(461f) Flow and Particle Dynamics on Interfaces with Non-Trivial Surface Rheology | AIChE

(461f) Flow and Particle Dynamics on Interfaces with Non-Trivial Surface Rheology


Manikantan, H. - Presenter, University of California, Santa Barbara
Squires, T., University of California at Santa Barbara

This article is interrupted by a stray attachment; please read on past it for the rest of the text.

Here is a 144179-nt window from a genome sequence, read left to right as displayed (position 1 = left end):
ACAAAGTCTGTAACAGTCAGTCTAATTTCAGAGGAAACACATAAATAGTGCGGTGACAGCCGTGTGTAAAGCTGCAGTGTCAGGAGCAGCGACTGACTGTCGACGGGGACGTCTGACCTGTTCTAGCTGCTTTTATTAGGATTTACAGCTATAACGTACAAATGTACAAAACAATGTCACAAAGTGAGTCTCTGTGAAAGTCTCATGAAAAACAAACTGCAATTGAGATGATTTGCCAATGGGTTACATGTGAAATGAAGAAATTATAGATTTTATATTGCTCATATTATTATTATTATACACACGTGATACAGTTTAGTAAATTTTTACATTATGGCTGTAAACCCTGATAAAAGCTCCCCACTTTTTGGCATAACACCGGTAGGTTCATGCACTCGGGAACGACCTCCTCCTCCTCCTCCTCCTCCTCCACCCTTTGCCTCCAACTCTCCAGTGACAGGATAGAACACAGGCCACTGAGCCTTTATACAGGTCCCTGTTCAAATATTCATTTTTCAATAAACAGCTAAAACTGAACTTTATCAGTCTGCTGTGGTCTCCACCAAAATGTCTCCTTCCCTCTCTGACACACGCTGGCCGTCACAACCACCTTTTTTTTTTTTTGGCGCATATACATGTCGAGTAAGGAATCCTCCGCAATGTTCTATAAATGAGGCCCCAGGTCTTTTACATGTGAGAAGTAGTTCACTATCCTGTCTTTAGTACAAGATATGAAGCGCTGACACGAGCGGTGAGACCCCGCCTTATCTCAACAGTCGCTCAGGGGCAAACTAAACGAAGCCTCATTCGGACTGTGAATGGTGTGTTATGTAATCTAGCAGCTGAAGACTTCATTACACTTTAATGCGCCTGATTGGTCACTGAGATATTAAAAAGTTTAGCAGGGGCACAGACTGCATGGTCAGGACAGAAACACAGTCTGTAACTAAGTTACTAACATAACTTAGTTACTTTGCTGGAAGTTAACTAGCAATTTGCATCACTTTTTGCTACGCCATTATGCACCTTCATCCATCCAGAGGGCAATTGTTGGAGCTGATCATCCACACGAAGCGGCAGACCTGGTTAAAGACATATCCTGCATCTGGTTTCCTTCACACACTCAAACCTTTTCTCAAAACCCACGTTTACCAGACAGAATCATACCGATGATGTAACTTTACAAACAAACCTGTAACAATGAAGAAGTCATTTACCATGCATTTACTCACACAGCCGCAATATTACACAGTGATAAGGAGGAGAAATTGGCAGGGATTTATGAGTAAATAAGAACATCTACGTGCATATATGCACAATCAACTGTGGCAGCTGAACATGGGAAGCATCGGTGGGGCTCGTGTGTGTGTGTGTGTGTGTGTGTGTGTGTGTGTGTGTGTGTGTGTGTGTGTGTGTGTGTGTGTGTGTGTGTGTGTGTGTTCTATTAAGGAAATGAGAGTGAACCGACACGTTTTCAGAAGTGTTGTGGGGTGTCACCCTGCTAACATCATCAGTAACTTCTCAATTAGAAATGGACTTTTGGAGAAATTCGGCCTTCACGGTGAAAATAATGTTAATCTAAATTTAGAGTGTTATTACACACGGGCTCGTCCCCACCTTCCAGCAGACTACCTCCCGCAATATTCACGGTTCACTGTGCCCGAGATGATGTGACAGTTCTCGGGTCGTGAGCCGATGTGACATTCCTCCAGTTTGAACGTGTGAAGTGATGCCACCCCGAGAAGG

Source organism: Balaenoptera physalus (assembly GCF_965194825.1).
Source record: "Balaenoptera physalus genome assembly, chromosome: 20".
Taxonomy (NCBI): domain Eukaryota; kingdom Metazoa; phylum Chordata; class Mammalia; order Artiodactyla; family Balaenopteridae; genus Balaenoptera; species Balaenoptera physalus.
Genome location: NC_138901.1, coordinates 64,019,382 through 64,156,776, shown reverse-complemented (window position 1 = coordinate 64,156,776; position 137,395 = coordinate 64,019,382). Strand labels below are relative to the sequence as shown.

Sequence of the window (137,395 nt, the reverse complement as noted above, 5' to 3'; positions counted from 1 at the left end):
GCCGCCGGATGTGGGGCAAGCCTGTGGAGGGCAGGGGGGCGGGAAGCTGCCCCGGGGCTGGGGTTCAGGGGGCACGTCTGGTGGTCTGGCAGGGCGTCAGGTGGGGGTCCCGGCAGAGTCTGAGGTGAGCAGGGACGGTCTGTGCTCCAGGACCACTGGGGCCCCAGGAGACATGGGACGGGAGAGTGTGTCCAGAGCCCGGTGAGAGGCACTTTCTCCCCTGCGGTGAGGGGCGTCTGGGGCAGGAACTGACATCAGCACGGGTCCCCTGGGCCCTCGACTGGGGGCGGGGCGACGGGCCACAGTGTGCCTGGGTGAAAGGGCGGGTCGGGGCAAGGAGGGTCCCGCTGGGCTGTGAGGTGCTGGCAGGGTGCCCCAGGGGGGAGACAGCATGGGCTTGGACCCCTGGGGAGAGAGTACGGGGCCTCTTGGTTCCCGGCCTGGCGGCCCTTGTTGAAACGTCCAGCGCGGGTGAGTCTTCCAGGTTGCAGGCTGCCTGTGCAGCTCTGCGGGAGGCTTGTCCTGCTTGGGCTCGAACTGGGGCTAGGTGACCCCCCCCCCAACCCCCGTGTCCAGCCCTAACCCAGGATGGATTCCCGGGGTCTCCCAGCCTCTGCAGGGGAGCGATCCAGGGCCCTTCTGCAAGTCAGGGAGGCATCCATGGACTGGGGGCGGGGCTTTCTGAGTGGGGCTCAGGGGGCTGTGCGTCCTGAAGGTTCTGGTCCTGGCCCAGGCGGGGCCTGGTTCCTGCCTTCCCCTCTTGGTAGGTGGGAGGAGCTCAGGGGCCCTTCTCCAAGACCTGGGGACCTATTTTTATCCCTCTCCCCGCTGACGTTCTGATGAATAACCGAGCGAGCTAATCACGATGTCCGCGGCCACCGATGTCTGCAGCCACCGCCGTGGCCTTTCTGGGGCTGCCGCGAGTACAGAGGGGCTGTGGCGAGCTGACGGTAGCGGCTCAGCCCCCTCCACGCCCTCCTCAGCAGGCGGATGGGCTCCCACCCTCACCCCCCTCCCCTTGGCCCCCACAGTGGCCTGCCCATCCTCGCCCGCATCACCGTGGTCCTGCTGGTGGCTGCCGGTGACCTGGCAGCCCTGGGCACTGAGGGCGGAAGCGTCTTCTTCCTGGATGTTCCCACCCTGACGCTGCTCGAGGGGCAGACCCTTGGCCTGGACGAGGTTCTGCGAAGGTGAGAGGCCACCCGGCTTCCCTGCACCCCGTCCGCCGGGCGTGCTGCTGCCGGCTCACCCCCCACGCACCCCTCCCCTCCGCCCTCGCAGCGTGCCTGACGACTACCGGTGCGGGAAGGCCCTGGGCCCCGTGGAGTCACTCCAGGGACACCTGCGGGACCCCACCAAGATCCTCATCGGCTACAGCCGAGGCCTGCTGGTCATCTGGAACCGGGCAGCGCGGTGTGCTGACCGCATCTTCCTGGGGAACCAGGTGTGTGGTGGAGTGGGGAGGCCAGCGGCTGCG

Fluid interfaces appear throughout science, technology, industry and biology. Almost without exception, ‘surface-active’ molecules and/or particles exert a controlling influence on the dynamics of multiphase materials. Surfactants reduce the energetic cost of creating interfacial area, and it is widely known that surfactant gradients exert Marangoni stresses on interfaces. Additionally, surfactants may relax surface stresses by adsorption/desorption from/to the bulk fluid, via 2D phase transitions, through surface rheology that resists flow and deformation within the plane of the interface, or some combination of these processes. One striking display of the complexity of these materials arises due to non-trivial surface rheology. Specifically, the surface shear viscosity often depends strongly on the surface pressure (or concentration) of that surfactant. This has dramatic consequences, which we theoretically illustrate using experimentally accessible examples. We reveal qualitatively new features such as self-limiting surfactant fluxes and a maximum velocity of surface-attached probes. Further, relative motion of surface-attached particles breaks fore-aft symmetry of low-Reynolds-number flows, leading to non-intuitive trajectories. Finally, we analyze 2D suspension dynamics in this context and show that particle pairs end up being well-separated or aggregated depending on whether the surface rheology of the monolayer thickens or thins as a function of surface pressure. Ultimately, these problems provide the mathematical framework and the intuitive understanding required for the conceptual design and analysis of complex 2D interfacial materials.